Managing the meat
During and through a drought, the reduced availability of forages hurts stocker producers the most.
“If forage is severely limiting, alternative methods of growing these calves need to be implemented,” Farney said.
She said Dale Blasi at the K-State Stocker unit has been doing interesting research that shows that limit feeding stocker calves can be a viable management strategy.
“These calves gain as well as contemporaries on less feed,” Farney said. “This allows us to stretch our forage and feed base.”
With the option of several high energy feedstuffs, when limit fed and balanced in the ration become an economical option to forage only, especially at elevated prices due to low supply and high demand.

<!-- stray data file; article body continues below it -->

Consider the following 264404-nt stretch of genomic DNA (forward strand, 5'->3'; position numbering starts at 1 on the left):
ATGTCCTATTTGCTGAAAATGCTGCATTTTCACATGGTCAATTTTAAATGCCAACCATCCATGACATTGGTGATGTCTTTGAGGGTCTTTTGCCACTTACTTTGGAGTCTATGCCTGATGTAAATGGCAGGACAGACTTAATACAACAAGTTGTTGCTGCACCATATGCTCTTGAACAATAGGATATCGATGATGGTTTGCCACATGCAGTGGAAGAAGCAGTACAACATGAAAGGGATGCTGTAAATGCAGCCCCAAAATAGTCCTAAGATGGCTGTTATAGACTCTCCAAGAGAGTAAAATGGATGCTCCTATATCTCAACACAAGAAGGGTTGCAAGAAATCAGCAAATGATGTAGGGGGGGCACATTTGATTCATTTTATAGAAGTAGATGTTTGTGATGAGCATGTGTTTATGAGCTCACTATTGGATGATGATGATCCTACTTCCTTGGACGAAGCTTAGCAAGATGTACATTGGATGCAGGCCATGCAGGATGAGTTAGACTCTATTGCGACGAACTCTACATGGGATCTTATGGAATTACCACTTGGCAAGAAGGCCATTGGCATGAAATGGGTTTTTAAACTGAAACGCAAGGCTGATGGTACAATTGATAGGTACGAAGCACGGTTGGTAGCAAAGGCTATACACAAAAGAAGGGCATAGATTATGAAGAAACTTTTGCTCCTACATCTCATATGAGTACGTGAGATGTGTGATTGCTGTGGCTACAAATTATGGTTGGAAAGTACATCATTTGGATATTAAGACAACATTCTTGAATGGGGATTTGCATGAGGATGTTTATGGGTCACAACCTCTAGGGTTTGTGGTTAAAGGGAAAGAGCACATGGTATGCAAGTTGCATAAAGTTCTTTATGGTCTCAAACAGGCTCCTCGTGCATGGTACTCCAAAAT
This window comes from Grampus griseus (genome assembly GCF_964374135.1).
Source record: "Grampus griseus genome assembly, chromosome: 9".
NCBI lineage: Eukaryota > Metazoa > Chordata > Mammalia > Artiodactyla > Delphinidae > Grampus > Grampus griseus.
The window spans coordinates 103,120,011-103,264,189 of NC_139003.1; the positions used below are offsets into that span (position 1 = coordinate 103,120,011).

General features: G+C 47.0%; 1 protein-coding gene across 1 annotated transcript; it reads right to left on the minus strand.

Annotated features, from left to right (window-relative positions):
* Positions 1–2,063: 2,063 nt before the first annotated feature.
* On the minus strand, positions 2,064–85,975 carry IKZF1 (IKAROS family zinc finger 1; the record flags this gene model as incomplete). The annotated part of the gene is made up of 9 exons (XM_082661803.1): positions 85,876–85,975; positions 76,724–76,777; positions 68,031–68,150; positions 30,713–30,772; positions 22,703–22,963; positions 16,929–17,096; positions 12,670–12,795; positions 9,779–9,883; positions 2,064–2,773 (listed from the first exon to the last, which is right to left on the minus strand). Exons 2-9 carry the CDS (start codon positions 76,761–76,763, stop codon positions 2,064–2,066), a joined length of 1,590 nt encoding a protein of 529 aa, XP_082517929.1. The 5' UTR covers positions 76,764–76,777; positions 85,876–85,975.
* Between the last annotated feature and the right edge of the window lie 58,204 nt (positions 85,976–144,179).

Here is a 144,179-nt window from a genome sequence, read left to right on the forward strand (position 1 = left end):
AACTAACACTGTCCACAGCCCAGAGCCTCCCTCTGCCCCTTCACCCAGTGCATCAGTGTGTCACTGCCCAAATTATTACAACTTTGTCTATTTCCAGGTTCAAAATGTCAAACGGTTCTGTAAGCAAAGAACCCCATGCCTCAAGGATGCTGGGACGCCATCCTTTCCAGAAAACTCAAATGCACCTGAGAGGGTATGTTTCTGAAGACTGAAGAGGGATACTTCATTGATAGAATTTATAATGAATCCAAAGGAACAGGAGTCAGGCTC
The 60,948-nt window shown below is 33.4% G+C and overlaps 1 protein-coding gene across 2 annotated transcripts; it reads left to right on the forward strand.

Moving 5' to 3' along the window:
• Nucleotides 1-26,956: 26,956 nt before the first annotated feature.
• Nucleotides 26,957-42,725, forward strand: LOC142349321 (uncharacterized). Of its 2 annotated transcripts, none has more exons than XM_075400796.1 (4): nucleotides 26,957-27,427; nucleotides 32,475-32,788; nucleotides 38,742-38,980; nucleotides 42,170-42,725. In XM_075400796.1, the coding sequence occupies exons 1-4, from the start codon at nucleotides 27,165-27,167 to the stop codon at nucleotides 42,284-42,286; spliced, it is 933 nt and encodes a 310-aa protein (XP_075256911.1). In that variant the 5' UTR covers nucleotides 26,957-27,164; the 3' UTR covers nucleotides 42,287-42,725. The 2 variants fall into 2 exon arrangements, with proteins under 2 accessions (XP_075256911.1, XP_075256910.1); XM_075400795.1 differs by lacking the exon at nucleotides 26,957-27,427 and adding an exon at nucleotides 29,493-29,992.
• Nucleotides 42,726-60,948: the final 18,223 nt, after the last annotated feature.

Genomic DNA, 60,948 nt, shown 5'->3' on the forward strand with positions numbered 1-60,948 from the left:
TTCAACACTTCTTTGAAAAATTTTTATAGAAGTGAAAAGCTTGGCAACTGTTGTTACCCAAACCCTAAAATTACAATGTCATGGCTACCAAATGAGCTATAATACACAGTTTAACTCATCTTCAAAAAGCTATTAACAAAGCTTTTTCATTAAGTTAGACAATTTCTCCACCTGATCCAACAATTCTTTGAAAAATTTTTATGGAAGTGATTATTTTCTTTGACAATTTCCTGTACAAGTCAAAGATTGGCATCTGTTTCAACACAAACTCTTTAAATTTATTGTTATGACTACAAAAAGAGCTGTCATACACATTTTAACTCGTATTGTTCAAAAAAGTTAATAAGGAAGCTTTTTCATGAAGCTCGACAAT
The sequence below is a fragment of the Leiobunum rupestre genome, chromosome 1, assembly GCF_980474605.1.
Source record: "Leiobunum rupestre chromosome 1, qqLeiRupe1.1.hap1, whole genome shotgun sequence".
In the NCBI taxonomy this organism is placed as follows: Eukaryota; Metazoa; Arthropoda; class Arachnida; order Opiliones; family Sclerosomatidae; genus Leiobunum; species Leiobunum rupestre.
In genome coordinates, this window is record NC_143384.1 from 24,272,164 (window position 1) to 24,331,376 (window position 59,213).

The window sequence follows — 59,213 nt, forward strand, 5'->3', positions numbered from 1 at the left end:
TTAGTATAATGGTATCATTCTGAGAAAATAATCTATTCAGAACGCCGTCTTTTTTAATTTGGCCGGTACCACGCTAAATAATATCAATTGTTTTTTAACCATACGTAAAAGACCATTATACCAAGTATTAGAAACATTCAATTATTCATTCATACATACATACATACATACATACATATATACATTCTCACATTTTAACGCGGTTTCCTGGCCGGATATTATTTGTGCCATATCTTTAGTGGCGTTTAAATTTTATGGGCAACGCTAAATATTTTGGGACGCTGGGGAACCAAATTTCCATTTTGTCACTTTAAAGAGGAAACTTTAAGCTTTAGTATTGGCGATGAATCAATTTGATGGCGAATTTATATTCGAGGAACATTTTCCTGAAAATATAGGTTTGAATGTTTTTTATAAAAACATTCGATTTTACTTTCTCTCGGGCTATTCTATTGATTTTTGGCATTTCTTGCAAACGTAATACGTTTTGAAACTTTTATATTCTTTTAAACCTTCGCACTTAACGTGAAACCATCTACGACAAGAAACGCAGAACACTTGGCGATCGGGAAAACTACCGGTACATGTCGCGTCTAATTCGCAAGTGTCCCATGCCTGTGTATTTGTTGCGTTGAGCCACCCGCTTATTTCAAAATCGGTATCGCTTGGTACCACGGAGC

“Substitution is another thing to consider with stockers,” Farney said. “We are essentially wanting to feed more of something else so they eat less grass or hay.”
Corn has commonly been identified as the culprit of reducing free-choice hay and grass consumption, according to Farney. A general rule of thumb for supplementing corn is 0.3 percent of the animal’s body weight or less will not reduce forage consumption. A level above that can reduce it. At 0.75 percent of body weight, for each pound of corn they will consume one pound less forage on a dry matter basis.
“It is still important to make sure to meet protein requirements,” Farney said.